Industry 4.0 gets a green tick

Adaptive ‘smart’ technologies and integrated production systems driven by digital transformation is helping to accelerate more sustainable products and industries, Flinders University experts say.

Dr Temitayo Abiodun at the Mercedes headquarters in Germany.

Adoption of ‘Industry 4.0’ systems are not only improving company and organisational capabilities, supply chains, data and other resource management but also elevating economic, social and environmental outcomes, they say in a new article in the Journal of Manufacturing Technology Management.

“These advances are leading to superior product innovation, process efficiencies and quality control as well as benefits for employee wellbeing, waste management and sustainability,” says industrial engineer Dr Temitayo Seyi Abiodun.

“Our study encourages organisations to lift performance through an Industry 4.0 framework to generate these smart capabilities,” he says.

Professor Giselle Rampersad (photo courtesy Randy Larcombe, SA Museum)

Flinders University Professor of Innovation Giselle Rampersad says the study of companies around the world highlighted the interesting finding that the use of new Industry 4.0 digital technologies to improve productivity, customer experience and safety can also lead to increased sustainability across organisations.

“Digital technologies lead to improved sustainability through smartness from optimisation, production flexibility, information transparency, value chain integration and digitalised processes,” says Professor Rampersad, who is based at the Tonsley Innovation District in Adelaide.

“The research is important in assisting organisations in showing how adoption of Industry 4.0 technologies can contribute to achieving their ‘net zero’ emissions targets and sustainability agenda.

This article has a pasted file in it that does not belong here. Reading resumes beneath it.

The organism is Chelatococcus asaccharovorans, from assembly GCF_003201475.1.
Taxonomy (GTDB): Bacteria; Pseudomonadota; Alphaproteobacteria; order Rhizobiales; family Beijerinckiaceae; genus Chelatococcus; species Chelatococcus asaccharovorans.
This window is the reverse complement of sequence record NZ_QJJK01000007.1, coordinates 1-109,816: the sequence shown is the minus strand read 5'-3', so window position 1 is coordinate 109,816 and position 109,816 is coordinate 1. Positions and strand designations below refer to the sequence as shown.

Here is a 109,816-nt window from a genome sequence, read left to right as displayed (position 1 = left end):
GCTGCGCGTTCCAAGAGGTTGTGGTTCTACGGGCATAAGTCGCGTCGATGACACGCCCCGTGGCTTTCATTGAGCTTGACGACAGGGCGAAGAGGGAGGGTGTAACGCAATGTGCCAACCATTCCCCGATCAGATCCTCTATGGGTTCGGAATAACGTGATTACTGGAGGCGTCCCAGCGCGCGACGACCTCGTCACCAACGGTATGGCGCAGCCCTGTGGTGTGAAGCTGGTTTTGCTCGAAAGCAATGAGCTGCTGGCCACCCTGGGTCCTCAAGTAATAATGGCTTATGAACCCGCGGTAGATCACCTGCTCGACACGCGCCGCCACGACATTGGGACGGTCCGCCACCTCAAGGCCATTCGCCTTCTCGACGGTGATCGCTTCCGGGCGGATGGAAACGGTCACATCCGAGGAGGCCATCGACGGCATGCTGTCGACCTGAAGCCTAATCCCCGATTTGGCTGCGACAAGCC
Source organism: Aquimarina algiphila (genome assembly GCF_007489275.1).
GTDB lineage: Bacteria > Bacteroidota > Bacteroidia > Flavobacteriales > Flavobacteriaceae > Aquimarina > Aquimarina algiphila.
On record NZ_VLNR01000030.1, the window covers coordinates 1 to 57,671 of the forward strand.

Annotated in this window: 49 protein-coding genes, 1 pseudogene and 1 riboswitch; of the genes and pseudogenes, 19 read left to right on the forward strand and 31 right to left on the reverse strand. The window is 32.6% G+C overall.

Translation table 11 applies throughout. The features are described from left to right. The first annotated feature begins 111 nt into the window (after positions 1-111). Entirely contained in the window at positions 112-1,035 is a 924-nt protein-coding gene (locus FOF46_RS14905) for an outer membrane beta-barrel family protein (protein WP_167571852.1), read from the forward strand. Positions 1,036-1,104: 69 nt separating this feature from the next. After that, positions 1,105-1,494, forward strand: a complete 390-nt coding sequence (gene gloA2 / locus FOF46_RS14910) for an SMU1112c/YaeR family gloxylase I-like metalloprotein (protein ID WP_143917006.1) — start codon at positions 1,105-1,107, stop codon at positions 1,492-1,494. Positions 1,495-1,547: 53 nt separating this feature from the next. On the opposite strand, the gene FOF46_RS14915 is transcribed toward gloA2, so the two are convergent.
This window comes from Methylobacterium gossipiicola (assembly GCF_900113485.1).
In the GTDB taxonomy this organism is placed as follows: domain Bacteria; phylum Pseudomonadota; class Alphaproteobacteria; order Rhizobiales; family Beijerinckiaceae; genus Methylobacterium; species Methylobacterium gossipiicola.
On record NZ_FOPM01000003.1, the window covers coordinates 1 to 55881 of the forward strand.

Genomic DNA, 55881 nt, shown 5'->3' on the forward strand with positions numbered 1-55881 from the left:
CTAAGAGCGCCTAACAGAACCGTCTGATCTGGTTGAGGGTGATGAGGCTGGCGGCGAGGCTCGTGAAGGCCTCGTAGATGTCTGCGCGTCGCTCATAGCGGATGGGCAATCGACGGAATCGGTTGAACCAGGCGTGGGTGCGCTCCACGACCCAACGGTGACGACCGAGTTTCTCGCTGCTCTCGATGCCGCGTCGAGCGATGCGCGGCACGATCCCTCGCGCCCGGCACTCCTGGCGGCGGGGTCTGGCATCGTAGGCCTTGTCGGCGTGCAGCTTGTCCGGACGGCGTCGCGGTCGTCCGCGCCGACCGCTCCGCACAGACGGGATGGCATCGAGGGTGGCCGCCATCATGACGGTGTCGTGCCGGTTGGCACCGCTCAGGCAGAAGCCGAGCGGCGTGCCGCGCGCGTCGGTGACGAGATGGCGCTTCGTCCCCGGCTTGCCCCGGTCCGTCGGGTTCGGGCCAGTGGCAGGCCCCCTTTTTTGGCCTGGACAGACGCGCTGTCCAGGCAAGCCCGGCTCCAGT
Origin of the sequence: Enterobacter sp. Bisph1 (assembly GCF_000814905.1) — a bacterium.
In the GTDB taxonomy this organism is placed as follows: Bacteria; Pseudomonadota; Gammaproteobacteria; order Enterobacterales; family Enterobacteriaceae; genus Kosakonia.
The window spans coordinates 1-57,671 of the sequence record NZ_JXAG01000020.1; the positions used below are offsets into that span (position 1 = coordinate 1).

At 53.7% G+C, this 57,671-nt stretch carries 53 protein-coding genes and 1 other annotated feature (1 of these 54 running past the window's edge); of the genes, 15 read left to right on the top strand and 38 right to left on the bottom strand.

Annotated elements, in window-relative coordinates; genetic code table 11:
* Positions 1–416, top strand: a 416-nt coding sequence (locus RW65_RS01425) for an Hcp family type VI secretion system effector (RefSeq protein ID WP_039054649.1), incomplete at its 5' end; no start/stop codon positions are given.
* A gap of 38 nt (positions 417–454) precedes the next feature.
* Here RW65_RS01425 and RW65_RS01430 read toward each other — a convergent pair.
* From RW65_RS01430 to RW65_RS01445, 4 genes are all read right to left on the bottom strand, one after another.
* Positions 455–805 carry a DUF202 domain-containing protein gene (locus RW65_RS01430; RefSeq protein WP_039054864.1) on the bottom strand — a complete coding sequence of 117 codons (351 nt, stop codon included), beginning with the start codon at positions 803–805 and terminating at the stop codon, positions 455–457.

“It is the evolution towards the so called Industry 5.0 where sustainability and human-centred design is key.”

The Flinders researchers say the study is also in keeping with national and global targets for green reindustrialisation and more sustainable manufacturing.

Another co-author of the article, Associate Professor in Autonomous Systems Russell Brinkworth, says technology has played a major role in the evolution of manufacturing and production processes – from the industrial revolution of steam power (Industry 1) then electrical machines (Industry 2), through to computing and robotics (Industry 3) and Industry 4.0 (using system integration, cyber, customisation and AI).

“Technology has always driven innovations in manufacturing,” he says.

“The latest development and integration of adaptive systems has ushered in the new-era Industry 4.0 smart production systems driven by digital transformational technology, including artificial intelligence (AI), which are being used to accelerate more sustainable products and industries.”

Read the article –  Driving smartness for organizational performance through Industry 4.0: a systems perspective (2023) by Temitayo Seyi Abiodun, Giselle Rampersad and Russell Brinkworth – has been published in the Journal of Manufacturing Technology Management Vol 34, Issue 9 DOI: 10.1108/JMTM-09-2022-0335

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